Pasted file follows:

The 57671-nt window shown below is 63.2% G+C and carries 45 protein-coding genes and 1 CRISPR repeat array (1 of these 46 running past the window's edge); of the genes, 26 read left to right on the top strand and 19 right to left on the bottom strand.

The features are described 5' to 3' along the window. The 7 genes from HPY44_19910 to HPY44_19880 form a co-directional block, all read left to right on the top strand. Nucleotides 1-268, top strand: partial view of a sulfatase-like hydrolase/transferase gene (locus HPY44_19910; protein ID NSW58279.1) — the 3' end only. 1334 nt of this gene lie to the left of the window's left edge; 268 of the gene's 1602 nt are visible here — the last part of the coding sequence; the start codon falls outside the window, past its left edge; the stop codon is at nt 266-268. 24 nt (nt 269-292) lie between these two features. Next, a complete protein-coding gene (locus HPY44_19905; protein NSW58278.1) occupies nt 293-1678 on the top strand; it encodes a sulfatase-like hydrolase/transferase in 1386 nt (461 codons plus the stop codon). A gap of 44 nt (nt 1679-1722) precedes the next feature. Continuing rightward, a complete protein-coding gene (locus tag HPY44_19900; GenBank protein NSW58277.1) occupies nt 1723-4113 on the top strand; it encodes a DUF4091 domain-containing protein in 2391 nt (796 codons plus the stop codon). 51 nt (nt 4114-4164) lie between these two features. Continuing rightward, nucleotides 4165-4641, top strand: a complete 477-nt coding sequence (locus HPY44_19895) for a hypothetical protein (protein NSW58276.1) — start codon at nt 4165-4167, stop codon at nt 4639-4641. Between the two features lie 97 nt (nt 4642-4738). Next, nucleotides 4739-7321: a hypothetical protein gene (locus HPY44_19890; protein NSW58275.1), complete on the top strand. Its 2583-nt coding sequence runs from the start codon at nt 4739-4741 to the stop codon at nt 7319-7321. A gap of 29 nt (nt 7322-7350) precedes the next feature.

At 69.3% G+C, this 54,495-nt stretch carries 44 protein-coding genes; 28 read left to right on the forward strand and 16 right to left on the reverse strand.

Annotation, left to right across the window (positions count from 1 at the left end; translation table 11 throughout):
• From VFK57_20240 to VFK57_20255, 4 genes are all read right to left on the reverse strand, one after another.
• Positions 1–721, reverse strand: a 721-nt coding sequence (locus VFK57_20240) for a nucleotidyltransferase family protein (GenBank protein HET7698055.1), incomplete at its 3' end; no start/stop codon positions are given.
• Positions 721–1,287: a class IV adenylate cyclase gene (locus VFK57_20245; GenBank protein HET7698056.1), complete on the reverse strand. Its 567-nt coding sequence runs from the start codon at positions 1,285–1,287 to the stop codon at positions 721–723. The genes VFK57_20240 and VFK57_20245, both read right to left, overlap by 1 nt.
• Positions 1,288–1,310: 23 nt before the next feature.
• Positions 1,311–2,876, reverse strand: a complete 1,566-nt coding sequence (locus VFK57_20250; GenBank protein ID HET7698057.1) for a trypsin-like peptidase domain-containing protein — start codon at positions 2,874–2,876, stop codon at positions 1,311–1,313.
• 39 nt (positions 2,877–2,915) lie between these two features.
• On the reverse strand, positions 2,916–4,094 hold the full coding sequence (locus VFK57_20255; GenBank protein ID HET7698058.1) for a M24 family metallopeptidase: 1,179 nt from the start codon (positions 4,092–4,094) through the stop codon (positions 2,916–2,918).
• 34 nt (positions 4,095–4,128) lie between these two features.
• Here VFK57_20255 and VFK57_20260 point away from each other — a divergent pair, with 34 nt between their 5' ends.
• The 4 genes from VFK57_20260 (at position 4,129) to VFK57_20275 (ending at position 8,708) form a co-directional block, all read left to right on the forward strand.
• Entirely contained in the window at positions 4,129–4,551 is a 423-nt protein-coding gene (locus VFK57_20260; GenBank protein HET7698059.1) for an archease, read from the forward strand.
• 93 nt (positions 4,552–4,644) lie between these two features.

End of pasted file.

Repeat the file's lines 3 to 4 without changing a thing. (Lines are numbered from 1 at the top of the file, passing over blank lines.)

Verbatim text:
At 69.3% G+C, this 54,495-nt stretch carries 44 protein-coding genes; 28 read left to right on the forward strand and 16 right to left on the reverse strand.

Annotation, left to right across the window (positions count from 1 at the left end; translation table 11 throughout):